The Sky a User’s Guide

Sure there’s gonna be a David Levy book here. How could there not be? I admire David as an amateur, a teacher, and a man, but most of all as a writer. I could have inserted any one of his (30+ at last count) books, but I’ve always liked this one from the last decade. Ostensibly it is a beginner’s guide to the night sky and the sights therein, but I pull it down often—it’s got plenty of easily located and valuable information presented in David’s unfailingly friendly and lucid prose. Think of this as David’s The Amateur Astronomer, but with more of a slant toward the deep sky than Sir Patrick’s famous book. I’m not sure whether it is technically still in print, but it is readily available from Amazon at prices that are way too low to be reflective of its value.

Personal Note:

Last week a rumor began spreading on a couple of Internet groups that Your Old Uncle had suffered a serious and debilitating stroke. Thankfully, that is not the case. I ain’t even sick. Well, I ain’t ill, anyhow. The docs are of the opinion that I am beginning to fall apart, but not completely—at least not yet. My current health is as good as my way-too-wild youth allows it to be.

Sunday, January 11, 2009



I hadn’t planned to write about GEMs this time. I was all prepped to deliver y’all an epistle on the joys of using the StarBlast mini-Dob, but recent events at Celestron changed my mind. GEMs? Yeah, you know, German Equatorial Mounts, muchachos.

For the many amateurs who’ve grown up on SCTs and Dobs since the 1980s, the German Equatorial Mount is something of a mystery, I know. For some of us, our only exposure to these telescope mounts has been—maybe—a brief fling with the way too small GEM that came with a department store scope. After that it was one of the fork mounts sold in such great numbers by Celestron and Meade for their SCTs or a Dobsonian alt-az. Unless you decided you were an astrophotographer, that is. In that case you may have abandoned the fork. The GEM offers some substantial advantages if’n you are into the picture takin’ side of astronomical life.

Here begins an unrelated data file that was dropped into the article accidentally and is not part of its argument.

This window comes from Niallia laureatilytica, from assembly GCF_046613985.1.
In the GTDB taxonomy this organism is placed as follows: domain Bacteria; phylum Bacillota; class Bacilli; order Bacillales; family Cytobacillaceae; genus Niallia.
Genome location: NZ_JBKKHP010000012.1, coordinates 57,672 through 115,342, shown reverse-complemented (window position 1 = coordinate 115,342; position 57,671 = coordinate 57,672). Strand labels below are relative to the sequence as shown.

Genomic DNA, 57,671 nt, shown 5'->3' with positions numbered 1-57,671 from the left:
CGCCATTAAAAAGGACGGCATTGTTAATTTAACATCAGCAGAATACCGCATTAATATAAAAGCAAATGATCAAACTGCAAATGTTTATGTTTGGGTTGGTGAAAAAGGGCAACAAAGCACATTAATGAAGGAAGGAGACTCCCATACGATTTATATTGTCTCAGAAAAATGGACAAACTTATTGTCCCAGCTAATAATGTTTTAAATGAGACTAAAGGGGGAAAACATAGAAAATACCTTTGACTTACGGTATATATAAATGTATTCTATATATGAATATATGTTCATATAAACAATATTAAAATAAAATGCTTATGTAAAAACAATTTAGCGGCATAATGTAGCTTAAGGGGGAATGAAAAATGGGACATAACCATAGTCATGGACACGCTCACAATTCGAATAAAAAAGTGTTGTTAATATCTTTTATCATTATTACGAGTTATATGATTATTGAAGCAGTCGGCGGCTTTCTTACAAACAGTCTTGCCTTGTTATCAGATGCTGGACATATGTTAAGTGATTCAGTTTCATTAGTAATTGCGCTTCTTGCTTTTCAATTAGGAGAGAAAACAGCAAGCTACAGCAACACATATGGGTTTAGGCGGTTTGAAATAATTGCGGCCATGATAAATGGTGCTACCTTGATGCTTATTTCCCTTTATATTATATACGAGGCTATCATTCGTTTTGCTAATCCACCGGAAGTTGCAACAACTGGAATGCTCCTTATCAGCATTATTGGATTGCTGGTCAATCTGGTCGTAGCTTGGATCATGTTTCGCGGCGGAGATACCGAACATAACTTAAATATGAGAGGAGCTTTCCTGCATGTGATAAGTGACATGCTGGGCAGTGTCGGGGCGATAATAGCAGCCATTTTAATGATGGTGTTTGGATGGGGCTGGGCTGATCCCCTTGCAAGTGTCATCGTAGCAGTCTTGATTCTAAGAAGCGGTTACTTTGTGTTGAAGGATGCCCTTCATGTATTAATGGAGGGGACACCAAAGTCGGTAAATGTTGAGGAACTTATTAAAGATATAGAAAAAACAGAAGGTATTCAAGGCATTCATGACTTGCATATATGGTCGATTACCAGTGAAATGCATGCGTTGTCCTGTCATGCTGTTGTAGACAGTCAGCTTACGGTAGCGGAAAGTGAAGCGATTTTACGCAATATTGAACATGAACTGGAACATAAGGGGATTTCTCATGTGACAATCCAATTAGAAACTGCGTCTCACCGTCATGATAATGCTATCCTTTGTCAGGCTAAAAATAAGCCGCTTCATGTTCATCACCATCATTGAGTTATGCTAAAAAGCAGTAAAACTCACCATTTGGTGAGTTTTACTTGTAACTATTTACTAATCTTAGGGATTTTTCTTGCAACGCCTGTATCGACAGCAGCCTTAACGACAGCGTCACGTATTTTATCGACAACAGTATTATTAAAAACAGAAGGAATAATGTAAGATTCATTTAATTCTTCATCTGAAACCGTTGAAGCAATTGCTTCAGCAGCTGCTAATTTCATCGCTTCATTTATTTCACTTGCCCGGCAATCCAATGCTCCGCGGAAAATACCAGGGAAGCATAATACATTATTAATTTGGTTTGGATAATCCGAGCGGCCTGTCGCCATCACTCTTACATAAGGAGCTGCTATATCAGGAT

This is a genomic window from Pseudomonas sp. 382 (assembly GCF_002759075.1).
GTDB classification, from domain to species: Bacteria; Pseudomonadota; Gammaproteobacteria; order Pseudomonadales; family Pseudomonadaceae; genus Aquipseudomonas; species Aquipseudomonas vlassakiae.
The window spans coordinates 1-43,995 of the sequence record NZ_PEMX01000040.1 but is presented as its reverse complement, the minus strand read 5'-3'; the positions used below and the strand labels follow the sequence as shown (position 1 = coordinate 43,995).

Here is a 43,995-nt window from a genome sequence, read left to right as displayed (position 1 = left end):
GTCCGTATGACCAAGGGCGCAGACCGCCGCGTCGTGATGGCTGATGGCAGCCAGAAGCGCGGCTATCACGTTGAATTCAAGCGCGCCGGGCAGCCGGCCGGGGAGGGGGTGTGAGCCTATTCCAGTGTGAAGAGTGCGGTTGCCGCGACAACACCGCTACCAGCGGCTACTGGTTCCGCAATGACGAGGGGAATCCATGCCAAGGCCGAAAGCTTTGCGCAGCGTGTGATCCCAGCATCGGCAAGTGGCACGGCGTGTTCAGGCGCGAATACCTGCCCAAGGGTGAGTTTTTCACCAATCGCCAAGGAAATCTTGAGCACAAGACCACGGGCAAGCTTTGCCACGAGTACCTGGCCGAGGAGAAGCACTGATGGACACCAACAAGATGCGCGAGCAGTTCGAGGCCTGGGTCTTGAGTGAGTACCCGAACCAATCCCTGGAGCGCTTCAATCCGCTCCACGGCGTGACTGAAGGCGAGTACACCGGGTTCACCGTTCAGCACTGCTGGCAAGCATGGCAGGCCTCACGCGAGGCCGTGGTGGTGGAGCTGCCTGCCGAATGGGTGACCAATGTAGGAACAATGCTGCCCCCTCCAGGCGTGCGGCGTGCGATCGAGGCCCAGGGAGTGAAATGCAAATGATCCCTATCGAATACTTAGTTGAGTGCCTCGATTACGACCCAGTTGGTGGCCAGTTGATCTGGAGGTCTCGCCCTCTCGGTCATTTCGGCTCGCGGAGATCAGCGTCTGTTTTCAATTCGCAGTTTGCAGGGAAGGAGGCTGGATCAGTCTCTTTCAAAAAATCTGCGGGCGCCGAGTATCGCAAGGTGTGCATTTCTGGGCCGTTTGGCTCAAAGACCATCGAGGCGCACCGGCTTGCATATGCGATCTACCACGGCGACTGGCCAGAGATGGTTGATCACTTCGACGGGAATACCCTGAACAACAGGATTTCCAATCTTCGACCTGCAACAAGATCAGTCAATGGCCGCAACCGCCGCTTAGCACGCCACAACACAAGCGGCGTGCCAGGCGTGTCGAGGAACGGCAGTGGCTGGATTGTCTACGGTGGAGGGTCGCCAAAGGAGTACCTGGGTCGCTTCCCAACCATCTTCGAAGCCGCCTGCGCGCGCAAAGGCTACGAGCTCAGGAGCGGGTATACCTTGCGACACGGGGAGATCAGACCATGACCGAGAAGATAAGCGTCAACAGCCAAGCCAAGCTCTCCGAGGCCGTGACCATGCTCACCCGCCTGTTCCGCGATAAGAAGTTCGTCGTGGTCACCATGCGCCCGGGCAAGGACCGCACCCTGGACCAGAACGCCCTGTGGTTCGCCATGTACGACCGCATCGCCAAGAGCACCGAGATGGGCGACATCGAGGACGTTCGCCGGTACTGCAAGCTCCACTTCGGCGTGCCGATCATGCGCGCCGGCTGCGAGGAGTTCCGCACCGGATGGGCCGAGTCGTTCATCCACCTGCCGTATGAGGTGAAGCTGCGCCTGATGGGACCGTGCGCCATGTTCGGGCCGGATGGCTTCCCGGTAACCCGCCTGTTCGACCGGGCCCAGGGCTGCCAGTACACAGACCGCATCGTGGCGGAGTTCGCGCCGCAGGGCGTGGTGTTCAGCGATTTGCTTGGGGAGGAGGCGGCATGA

What is a German mount? What makes it German? Its invention is credited to one of several folks, including Joseph von Fraunhofer, all of whom were Germans. I suppose the GEM could have been called a "FEM," a Fraunhofer Equatorial Mount, but “GEM” has a nicer ring. The question of exactly who invented it lingers, but the Ground Truth is that this mounting is such a simple machine that it could have been thunk up by anybody any time since Galileo first put eye to eyepiece back in the 17th century.

This simplicity is obvious in the image (below) of Rod’s handy-dandy EQ1. It is composed of two perpendicular axes, a right ascension axis (east/west movement), which can be tilted up to point at the celestial pole and which forms a “T” with the declination axis (north/south movement). Place a scope on one end of the dec axis, put a counterweight on the other end to balance the rig, and you will find you can track the stars with single movement in right ascension rather than havin’ to resort to the up-across stair-stepping of an alt-azimuth mount. Attach a motor that will turn the RA axis once every 23 hours 56 minutes and 4 seconds to this RA axis and the GEM will automatically track the stars, making picture taking practical.

The GEM ain’t the only type of mount that can be aligned on the Celestial Pole in equatorial fashion to follow the stars. Tilt a fork mount scope’s base at an angle that points the fork arms at the north celestial pole, and you accomplish the same thing. Since the 1960s, SCT-toting amateurs have been using a gadget called a “wedge” to do that very thing, to polar align their telescopes. In fact, Meade and Celestron owners, mainly those who want to take pictures with their fork mount Schmidt Cassegrains, are still doing that—though most of the fork-mount SCTs you see on an observing field today are setup in alt-azimuth mode. The computers contained in goto forks can easily figure out how to accurately stair step their way across the sky to track stars for visual use.

Normally, an alt-azimuth mount, even one driven by a computer, ain’t very good for taking pictures. The result of the stair step bidness is “field rotation.” Ever notice how ol’ Orion starts out lying on his right side when he’s on the eastern horizon, stands straight up when he’s on the Meridian, and flops over on his left side when he sets in the west? An equatorially aligned mount will automatically “follow” this changing attitude of Orion (and everything else in the sky), but an alt-az cannot, and stars will soon “trail” in a non-equatorial image no matter how carefully it is guided.